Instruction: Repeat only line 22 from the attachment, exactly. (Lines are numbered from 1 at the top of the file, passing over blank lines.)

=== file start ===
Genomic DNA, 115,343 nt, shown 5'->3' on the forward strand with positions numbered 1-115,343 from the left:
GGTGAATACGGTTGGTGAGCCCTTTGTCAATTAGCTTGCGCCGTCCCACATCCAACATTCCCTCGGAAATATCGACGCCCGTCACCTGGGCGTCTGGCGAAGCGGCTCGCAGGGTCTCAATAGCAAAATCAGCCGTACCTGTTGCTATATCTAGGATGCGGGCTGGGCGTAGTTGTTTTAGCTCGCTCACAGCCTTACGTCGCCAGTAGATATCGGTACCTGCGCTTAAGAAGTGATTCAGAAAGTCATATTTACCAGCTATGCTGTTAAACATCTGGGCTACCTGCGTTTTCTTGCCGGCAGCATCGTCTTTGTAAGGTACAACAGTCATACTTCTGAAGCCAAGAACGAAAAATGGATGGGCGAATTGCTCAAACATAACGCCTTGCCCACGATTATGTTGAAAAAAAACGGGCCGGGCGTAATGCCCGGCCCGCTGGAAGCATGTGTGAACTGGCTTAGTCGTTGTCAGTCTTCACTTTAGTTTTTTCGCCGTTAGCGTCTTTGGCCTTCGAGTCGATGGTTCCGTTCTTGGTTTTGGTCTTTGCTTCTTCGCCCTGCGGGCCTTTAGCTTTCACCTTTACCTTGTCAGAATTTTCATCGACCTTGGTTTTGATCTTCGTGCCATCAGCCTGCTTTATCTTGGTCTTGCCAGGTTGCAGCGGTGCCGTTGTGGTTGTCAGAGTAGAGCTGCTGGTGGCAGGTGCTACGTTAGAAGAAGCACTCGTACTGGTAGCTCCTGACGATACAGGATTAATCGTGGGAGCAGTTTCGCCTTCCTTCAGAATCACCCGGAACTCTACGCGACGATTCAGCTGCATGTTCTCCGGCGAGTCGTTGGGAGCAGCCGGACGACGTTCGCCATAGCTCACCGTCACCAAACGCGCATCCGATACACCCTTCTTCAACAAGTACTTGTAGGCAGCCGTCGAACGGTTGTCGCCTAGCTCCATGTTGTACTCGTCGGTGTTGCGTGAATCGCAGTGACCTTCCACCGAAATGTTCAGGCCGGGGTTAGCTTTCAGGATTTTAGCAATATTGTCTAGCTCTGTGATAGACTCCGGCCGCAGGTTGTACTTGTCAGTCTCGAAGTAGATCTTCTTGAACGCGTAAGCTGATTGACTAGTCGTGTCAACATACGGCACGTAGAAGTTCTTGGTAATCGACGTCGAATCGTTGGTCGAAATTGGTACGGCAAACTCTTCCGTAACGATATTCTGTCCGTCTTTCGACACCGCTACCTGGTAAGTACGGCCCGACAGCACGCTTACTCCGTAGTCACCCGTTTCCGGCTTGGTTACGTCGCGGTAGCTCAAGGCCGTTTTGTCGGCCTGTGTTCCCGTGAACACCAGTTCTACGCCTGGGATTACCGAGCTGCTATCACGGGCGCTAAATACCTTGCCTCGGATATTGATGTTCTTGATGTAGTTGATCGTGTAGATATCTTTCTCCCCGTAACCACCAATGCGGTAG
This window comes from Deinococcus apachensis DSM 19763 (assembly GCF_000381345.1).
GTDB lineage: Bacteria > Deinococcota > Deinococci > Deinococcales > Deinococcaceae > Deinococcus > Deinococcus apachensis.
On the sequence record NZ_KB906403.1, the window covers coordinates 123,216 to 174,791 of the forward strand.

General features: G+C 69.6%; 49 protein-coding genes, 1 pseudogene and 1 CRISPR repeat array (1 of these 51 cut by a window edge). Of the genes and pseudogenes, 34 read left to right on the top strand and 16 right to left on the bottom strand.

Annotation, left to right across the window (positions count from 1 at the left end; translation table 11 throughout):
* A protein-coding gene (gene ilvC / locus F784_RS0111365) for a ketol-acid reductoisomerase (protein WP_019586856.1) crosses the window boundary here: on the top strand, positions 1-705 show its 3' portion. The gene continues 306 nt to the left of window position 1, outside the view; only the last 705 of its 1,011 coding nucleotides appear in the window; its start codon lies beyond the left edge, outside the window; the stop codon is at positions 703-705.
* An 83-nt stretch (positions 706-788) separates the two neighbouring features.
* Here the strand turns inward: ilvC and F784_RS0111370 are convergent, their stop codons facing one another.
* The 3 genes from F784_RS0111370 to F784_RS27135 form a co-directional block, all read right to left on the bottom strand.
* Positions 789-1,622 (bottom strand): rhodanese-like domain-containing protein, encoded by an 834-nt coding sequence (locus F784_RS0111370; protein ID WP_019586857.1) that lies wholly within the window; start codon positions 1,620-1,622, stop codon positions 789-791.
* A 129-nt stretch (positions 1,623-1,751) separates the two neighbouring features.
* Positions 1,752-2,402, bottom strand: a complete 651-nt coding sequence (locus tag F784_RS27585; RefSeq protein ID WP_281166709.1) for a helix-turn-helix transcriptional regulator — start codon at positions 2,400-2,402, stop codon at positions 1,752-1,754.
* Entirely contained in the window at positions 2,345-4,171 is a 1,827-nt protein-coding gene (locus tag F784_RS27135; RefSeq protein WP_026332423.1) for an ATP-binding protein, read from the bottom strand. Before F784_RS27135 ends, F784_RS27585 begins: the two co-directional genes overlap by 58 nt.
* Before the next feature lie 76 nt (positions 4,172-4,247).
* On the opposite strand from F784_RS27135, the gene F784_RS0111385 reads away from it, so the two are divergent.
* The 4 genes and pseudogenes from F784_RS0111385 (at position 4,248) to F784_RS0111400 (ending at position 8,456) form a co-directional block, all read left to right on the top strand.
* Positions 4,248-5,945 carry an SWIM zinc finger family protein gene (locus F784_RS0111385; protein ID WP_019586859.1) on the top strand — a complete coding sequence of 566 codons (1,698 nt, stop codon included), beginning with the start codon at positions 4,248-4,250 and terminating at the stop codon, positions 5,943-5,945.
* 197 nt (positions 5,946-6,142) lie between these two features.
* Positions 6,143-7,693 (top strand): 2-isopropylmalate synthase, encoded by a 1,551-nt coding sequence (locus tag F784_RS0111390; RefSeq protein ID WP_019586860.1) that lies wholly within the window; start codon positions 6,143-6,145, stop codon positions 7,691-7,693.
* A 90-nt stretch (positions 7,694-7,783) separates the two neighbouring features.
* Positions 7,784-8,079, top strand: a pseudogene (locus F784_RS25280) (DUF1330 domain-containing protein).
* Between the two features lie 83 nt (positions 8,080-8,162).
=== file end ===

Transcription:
* A 90-nt stretch (positions 7,694-7,783) separates the two neighbouring features.